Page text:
The War with Evil

Enemy attack? There was a time in my life when I had no enemies. Once I began ministry, however, that changed. It should come as no surprise that many who serve God in full-time ministry become targets of demonic assaults, especially those who serve in regions where the powers of darkness are commonplace. But enemy attacks are by no means limited to those dark corners of the world.

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Longing for God

The composition of David—preserved for us as Psalms 42 and 43—sings the following lines three times, strongly suggesting the issue at hand is inner turmoil. Why are you in despair, O my soul? And why have you become disturbed within me? Hope in God, for I shall again praise Him. (Psalm 42:5, 11; 43:5) The term “despair” comes from the Hebrew word shakhakh, which in the literal sense means “to crouch, bow down.”

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Confess and Be Cleansed

No one can tell me that Scripture, though written more than two thousand years ago, is not relevant today. David’s poem is both beautiful and practical. Having celebrated the faithfulness of God and acknowledged the difficulty of confession, he scolds the reader for his or her stubborn pride.

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Sin Distorts the Truth

As David’s celebration song about God’s forgiveness continues, he recognizes that confession is costly. He also acknowledges the fact that we have a window of opportunity that may, one day, close. Consequently, he prays for God’s future provision. Provision for Future Needs: Therefore, let everyone who is godly pray to You in a time when You may be found; Surely in a flood of great waters they will not reach him.

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The Bitter Price of Secret Sin

David’s celebration of God’s forgiveness takes a dark turn as he recalls his anguished past. He remembers—perhaps accompanied by a gloomy minor key—the days of misery he spent in the isolation of secret sin. Reflection on Past Sins: When I kept silent about my sin, my body wasted away. Through my groaning all day long. For day and night Your hand was heavy upon me;

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From Self-deception to Relief

I once asked my sister, Luci, to name the emotion she considered the most powerful and enjoyable of all. She surprised me with her answer: relief. After thinking for a moment, I had to agree. Relief is everyone’s favorite feeling! David’s song about forgiveness begins with a celebration of relief, which he found in God’s forgiveness of his transgression.

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Living under the Cloud of Guilt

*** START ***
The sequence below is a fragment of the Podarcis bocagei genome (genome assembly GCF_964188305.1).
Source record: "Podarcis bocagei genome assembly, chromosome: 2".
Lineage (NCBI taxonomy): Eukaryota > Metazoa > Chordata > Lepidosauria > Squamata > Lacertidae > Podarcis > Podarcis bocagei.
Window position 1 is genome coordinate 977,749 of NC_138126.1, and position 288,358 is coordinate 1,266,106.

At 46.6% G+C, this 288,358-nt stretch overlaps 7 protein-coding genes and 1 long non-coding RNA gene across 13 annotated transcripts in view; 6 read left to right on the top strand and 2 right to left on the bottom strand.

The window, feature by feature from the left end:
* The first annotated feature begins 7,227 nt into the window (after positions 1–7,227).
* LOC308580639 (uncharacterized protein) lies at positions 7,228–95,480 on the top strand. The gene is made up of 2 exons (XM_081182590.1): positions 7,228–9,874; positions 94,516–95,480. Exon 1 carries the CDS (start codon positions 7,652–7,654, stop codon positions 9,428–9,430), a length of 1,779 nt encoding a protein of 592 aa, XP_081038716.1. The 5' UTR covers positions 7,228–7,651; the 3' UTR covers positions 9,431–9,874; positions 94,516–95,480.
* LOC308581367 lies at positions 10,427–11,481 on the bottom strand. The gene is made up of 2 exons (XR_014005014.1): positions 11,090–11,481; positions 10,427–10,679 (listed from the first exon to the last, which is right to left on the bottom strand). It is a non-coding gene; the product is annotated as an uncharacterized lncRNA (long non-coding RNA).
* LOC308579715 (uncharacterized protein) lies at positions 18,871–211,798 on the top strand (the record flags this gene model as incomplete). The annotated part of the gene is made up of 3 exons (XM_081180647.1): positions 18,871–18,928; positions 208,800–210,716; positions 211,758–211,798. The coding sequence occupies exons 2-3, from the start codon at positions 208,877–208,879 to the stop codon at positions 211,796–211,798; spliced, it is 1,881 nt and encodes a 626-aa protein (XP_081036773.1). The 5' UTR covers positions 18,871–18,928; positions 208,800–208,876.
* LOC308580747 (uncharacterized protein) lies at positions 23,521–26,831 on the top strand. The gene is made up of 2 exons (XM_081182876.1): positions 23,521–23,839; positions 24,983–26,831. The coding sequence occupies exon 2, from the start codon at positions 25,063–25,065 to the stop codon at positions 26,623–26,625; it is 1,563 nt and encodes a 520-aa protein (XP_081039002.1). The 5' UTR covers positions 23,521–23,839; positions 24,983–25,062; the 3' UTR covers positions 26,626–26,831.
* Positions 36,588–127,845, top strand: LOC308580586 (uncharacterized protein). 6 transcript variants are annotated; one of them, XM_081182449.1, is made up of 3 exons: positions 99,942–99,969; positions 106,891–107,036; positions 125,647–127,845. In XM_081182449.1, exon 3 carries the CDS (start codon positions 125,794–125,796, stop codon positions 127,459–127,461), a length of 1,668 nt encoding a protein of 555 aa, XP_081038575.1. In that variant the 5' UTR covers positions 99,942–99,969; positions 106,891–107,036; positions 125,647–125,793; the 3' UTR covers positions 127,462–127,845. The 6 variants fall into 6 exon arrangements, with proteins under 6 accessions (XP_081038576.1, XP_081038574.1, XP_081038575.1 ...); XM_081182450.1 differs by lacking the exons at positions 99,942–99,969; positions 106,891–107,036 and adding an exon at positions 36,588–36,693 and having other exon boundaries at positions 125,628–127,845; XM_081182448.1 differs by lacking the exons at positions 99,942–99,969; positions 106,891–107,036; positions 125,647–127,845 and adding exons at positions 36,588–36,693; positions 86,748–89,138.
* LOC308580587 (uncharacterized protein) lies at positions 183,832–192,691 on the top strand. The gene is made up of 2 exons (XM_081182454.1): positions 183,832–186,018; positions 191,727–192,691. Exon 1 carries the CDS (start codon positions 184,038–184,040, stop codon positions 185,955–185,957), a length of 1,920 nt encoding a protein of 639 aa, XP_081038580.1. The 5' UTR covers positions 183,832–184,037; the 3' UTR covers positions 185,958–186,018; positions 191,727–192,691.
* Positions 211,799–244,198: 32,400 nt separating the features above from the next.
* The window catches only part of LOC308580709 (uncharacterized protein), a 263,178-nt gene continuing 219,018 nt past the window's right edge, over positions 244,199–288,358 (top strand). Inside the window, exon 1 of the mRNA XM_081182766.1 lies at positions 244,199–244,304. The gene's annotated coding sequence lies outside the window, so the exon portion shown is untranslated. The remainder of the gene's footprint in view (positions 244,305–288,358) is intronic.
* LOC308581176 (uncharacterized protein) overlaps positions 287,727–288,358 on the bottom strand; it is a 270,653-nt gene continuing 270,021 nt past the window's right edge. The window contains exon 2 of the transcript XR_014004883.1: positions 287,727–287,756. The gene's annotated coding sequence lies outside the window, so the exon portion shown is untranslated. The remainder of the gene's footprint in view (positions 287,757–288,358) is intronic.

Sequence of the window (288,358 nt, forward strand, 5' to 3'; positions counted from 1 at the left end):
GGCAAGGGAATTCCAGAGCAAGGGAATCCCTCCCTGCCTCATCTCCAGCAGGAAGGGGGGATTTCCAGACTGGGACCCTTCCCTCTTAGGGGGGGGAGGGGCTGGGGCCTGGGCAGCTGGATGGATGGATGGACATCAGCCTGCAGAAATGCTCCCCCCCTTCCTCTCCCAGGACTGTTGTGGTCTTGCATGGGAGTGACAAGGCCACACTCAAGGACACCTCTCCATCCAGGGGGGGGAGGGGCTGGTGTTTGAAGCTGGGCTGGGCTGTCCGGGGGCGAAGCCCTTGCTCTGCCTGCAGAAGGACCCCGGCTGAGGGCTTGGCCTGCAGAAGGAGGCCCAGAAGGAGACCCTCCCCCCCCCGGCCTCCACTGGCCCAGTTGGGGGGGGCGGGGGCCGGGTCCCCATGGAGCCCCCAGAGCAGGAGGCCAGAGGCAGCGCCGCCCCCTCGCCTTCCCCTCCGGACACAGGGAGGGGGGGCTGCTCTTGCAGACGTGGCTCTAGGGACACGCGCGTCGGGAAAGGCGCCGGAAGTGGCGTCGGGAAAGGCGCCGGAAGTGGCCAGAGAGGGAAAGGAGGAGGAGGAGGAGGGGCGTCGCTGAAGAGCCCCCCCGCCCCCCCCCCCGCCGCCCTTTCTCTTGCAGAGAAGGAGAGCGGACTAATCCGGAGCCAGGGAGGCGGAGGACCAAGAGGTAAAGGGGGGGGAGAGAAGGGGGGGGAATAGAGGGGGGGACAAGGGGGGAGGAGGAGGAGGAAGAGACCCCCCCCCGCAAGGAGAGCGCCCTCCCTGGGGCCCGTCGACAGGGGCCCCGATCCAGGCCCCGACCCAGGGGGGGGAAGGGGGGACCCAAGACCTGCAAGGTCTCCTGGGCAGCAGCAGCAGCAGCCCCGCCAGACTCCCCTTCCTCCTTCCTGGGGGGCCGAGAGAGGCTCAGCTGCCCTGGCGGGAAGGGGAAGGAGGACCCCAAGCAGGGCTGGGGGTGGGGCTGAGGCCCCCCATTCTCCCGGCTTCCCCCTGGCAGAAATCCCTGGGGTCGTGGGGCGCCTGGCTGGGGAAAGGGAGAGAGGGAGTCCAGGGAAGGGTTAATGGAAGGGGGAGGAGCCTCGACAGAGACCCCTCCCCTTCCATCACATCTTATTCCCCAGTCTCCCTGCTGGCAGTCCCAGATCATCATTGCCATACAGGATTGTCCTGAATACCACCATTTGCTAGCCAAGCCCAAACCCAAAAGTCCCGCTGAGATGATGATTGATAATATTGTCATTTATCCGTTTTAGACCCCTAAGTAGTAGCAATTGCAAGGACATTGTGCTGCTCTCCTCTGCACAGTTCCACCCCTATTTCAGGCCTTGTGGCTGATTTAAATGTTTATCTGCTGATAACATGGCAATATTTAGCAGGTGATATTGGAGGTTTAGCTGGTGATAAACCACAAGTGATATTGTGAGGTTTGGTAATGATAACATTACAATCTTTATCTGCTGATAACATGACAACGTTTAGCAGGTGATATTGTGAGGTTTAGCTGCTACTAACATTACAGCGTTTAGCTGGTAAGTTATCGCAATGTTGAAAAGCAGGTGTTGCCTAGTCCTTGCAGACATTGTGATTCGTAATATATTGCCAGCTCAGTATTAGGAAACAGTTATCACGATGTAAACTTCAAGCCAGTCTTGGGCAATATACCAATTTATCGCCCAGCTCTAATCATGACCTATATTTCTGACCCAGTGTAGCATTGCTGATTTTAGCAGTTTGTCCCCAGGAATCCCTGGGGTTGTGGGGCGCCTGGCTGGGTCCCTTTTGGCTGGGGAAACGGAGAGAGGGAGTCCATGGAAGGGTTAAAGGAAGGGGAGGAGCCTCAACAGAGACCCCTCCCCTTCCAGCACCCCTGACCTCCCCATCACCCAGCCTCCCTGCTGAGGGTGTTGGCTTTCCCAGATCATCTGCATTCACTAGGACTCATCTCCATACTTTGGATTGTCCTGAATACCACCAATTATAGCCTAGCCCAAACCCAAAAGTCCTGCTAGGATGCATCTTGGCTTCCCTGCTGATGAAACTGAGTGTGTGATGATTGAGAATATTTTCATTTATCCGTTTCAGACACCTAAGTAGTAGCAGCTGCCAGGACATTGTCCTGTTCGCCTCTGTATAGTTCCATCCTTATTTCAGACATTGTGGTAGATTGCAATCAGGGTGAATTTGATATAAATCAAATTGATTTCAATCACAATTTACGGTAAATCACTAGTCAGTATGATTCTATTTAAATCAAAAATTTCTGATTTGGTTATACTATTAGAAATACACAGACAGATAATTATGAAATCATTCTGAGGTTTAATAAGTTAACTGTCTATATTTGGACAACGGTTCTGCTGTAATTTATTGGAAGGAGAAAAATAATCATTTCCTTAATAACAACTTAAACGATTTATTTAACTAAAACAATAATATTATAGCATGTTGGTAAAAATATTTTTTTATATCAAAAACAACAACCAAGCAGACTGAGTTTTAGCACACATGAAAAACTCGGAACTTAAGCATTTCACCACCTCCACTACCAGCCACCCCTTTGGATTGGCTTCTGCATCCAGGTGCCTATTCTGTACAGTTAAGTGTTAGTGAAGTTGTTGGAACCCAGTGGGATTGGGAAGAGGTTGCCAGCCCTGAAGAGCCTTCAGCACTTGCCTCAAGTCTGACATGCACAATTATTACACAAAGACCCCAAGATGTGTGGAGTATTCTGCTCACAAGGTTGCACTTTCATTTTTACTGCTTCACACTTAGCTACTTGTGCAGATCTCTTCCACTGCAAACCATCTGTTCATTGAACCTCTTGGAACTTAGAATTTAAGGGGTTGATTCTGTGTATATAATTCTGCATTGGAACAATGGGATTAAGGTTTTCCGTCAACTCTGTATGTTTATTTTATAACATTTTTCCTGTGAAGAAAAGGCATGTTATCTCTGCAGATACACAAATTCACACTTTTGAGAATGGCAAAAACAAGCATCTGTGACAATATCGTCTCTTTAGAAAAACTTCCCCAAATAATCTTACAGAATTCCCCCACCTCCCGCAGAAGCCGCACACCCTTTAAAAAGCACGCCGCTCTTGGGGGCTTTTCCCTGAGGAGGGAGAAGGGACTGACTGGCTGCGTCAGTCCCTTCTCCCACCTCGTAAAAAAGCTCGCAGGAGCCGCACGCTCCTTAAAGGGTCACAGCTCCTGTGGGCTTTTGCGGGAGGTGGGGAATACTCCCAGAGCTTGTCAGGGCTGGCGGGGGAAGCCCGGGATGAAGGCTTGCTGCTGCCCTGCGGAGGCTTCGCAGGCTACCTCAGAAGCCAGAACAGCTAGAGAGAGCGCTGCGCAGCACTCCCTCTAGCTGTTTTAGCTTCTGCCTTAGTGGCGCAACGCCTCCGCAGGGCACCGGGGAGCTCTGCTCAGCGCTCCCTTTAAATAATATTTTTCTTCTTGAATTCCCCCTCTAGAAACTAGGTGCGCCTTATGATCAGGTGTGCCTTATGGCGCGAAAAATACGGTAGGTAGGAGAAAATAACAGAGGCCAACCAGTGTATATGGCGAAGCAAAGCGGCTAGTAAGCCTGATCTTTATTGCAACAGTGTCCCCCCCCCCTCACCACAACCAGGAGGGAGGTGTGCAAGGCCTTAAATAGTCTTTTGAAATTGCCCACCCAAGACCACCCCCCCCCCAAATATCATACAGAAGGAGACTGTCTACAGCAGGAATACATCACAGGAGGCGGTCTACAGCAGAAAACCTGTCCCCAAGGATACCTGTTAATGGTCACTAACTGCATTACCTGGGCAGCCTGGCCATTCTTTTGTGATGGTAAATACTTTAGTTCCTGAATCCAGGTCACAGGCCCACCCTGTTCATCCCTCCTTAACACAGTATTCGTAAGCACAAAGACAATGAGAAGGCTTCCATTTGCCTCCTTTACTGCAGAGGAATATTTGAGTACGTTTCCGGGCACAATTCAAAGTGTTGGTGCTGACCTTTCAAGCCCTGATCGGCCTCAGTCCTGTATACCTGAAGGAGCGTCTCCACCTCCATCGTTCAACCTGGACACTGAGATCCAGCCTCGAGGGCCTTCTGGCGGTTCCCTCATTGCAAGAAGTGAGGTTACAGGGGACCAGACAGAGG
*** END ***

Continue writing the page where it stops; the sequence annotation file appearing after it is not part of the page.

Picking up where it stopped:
Your conscience may be invisible but it is certainly not inactive! Who hasn’t been kept awake by its pleadings? With incredible regularity, an unforgiven conscience can rob us of an appetite, steal our sleep, and drive us to distraction. Do you remember Edgar Allan Poe’s haunting short story “The Tell-Tale Heart”? The main character has committed murder.

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Self-Promotion

As you continue your attentive listening this week, keep your ears open for another kind of offensive, unproductive speech. It might seem like a minor problem, but I assure you, the Scriptures take this seriously. I’m referring to boasting, to speech or activities that assume a place of superiority over others. 4. Boasting

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Your Greatest Treasure

As we examine Solomon’s counsel on the importance of guarding one’s heart, note that he again directs his words to “my son.” Because the Holy Spirit preserved this passage for us, we now benefit from Solomon’s wise fatherly advice. Observe his comment about inclining your ear to his sayings and keeping them “in the midst of your heart” (v. 21). Very interesting!

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God’s Standard of Living

Benjamin Franklin once called David’s Psalm 15 the “Gentleman’s Psalm.” To him, it represented the standard of life after which a gentleman should pattern his walk. As fine a description as that may be, David’s song goes even deeper than that—it is indeed the “Christian’s Psalm.” It sets forth not so much the way a person finds the Lord as the way we are to live after the Lord has entered our life.

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